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The following notes, along with the edits and notes found in each of the chapters listed above, are the professional opinions and suggestions of TopShelf editorial reviewers. The subsequent links (namely: Cliches, LY Adverbs, Passive Voice, etc...) are suggestions made by high-tech editing and proofing software. These suggestions are more subjective and therefore more flexible than the ones made by the TopShelf Editorial Team. It is our hope that between our professional recommendations and those made by automated software that you will have everything needed to perfect your manuscript.
SEEM (seems and seemed) is a word that does little more than rob all power and authority from the narration and your characters. Readers want to know how your characters feel––what they believe. The same goes for narrators; readers want to know that the person narrating the story knows (or at least thinks he knows) what he's talking about. Think of it this way; when you see a Doctor, do you want him to say, "The way we're going to cure you is by prescribing this tried and true drug and starting you on a daily regimen of diet and exercise"? (or) "It seems like a way that might help you could be to take this drug and exercise more."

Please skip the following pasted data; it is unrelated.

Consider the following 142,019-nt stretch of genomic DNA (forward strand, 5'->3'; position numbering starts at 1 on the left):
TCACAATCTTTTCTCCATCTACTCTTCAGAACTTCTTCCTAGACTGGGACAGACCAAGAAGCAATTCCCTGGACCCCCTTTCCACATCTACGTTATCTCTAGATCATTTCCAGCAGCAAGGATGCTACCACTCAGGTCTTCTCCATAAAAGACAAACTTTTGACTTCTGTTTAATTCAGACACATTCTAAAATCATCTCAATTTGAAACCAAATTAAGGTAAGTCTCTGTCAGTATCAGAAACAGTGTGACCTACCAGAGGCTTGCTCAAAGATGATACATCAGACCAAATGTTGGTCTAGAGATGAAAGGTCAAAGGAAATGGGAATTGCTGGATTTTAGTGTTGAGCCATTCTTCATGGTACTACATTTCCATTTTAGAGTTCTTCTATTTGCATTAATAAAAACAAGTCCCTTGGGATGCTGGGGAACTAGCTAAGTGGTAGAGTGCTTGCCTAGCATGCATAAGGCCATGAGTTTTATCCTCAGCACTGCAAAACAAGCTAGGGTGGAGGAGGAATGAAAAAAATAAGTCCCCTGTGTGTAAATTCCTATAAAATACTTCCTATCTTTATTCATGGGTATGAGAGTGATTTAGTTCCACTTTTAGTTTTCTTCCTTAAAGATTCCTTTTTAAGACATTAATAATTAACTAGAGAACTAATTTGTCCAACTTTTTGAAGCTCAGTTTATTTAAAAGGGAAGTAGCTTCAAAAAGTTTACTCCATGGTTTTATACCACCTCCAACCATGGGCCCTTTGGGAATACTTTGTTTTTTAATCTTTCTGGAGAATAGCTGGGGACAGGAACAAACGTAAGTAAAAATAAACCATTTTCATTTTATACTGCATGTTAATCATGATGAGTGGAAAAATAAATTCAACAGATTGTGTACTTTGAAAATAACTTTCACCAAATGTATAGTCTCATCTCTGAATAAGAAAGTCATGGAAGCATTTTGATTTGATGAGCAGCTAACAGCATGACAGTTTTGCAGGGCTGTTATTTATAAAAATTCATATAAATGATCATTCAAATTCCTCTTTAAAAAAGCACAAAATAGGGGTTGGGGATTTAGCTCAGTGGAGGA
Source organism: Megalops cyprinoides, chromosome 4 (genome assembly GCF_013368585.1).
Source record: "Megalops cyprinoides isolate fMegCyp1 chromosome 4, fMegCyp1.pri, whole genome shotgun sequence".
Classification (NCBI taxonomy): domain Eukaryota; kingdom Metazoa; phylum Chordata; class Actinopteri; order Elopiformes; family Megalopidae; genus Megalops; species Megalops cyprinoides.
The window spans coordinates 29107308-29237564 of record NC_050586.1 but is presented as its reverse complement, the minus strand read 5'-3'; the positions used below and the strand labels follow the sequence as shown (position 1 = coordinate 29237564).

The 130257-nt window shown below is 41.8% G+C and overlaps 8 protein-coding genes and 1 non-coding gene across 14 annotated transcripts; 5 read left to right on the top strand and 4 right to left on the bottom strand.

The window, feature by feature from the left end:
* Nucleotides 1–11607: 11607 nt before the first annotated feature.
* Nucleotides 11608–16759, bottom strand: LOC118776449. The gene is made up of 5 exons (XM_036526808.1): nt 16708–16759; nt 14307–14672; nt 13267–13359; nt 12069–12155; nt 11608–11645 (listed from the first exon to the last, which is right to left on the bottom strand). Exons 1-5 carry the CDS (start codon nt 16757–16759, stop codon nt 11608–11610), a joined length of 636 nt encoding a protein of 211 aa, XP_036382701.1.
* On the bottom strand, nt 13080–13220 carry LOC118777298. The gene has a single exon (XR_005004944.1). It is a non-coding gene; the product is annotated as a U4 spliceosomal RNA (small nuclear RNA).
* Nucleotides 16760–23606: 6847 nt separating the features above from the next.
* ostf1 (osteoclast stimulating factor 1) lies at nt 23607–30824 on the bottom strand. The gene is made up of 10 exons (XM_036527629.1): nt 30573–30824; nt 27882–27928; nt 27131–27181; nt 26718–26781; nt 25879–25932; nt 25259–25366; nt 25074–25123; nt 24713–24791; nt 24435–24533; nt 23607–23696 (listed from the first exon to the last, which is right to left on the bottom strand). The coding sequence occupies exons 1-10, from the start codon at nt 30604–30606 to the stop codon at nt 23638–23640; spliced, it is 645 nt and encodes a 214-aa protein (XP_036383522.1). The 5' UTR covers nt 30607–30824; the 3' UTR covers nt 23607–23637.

THAT is a word which is grossly overused by so many writers, and we often don't realize how bad we're overusing it until it's pointed out to us. In most cases, whenever possible, remove 'that' from your writing. When not possible, try using a different word, such as 'who' or 'which'.
JUST, like "seem", is a word you abuse more than you may be aware. It makes for a weaker narrative. In nearly 100% of cases, DELETE IT!
PUNCTUATION: Punctuation marks in dialog always go within the quotes. Anytime there is a dialog tag (he said, she said, etc.) the dialog should always end with a comma. Exclamation marks and question marks should be used only if the dialog has no tag and even then exclamation marks should be employed sparingly.